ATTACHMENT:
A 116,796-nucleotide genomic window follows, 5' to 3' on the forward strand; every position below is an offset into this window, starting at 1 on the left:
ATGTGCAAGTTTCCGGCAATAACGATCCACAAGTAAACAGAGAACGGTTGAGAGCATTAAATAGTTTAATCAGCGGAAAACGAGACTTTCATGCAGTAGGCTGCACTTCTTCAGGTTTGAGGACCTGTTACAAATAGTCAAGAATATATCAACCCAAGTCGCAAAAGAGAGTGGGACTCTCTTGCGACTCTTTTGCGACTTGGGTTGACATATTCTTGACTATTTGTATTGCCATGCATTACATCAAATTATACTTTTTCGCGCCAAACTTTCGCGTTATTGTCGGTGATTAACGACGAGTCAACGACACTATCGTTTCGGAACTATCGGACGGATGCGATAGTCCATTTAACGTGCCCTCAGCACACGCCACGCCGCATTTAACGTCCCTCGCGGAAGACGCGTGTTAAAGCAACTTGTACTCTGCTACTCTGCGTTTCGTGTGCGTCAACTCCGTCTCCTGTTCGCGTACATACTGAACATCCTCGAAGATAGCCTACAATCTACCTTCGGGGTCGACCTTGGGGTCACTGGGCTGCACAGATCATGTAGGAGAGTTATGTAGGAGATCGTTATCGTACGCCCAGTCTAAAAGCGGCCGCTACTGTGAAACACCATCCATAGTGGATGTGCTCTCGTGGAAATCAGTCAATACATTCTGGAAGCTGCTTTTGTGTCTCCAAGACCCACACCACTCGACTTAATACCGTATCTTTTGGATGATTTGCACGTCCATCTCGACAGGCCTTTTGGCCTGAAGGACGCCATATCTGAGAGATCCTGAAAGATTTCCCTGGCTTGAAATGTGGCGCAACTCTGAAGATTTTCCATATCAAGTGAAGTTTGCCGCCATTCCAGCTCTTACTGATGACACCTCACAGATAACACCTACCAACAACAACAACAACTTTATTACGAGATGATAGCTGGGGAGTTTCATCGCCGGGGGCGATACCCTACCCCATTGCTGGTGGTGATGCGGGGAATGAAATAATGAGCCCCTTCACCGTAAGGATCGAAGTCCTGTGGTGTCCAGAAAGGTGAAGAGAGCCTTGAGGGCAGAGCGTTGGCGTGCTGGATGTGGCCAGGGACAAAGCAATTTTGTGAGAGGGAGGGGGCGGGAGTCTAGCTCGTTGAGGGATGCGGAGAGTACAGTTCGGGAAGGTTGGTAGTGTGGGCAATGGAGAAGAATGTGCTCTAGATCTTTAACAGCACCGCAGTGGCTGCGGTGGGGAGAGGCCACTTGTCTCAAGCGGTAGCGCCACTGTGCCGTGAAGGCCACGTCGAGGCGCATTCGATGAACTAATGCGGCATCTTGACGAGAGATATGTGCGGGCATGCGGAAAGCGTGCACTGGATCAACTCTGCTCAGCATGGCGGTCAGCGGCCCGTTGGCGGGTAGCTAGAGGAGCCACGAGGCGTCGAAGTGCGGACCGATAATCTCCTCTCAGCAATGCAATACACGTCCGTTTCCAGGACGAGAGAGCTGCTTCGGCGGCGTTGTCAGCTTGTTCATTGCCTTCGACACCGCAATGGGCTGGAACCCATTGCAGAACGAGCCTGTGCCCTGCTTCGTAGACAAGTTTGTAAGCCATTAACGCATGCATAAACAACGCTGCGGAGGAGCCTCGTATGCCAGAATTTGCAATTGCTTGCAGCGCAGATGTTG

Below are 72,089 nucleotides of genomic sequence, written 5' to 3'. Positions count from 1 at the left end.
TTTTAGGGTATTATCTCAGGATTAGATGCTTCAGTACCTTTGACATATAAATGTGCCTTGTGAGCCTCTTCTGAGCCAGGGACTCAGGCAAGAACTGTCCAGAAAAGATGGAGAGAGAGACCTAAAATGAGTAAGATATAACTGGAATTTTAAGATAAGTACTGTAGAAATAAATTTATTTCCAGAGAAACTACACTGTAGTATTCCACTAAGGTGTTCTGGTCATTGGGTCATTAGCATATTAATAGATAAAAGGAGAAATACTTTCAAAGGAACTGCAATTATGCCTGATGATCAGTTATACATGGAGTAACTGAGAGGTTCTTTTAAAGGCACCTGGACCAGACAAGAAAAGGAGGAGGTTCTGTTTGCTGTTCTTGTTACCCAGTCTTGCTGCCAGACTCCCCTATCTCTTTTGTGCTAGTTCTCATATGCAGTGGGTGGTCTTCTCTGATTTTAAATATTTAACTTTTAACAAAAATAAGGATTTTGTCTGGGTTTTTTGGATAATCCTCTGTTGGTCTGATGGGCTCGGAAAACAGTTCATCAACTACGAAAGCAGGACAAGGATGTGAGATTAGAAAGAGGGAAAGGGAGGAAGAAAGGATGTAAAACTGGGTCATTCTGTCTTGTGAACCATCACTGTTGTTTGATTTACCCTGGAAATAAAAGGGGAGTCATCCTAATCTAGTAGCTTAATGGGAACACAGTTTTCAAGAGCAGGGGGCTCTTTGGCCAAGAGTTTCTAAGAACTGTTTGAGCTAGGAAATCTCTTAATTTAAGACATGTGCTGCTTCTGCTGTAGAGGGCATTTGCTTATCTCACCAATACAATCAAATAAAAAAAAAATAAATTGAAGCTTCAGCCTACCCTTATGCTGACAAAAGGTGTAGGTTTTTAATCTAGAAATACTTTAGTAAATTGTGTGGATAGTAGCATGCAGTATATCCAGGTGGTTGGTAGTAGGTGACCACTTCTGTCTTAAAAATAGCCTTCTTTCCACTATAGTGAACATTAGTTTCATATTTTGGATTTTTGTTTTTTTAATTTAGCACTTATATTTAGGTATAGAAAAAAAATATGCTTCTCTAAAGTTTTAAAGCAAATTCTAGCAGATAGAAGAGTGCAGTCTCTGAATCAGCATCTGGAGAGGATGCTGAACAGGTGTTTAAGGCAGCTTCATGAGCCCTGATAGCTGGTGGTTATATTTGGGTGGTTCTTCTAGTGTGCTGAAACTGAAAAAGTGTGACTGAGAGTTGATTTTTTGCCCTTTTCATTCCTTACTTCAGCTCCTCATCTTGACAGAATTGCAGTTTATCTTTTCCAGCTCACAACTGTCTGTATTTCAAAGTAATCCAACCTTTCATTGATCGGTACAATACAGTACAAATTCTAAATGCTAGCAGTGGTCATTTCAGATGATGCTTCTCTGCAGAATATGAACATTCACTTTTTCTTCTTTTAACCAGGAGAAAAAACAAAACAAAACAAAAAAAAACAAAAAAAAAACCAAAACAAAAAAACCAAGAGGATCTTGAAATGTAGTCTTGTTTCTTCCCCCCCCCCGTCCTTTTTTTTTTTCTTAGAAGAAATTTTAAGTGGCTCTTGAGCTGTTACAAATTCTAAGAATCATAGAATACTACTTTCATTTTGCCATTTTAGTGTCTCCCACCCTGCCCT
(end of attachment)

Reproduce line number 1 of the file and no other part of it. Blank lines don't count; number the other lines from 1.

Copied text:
A 116,796-nucleotide genomic window follows, 5' to 3' on the forward strand; every position below is an offset into this window, starting at 1 on the left: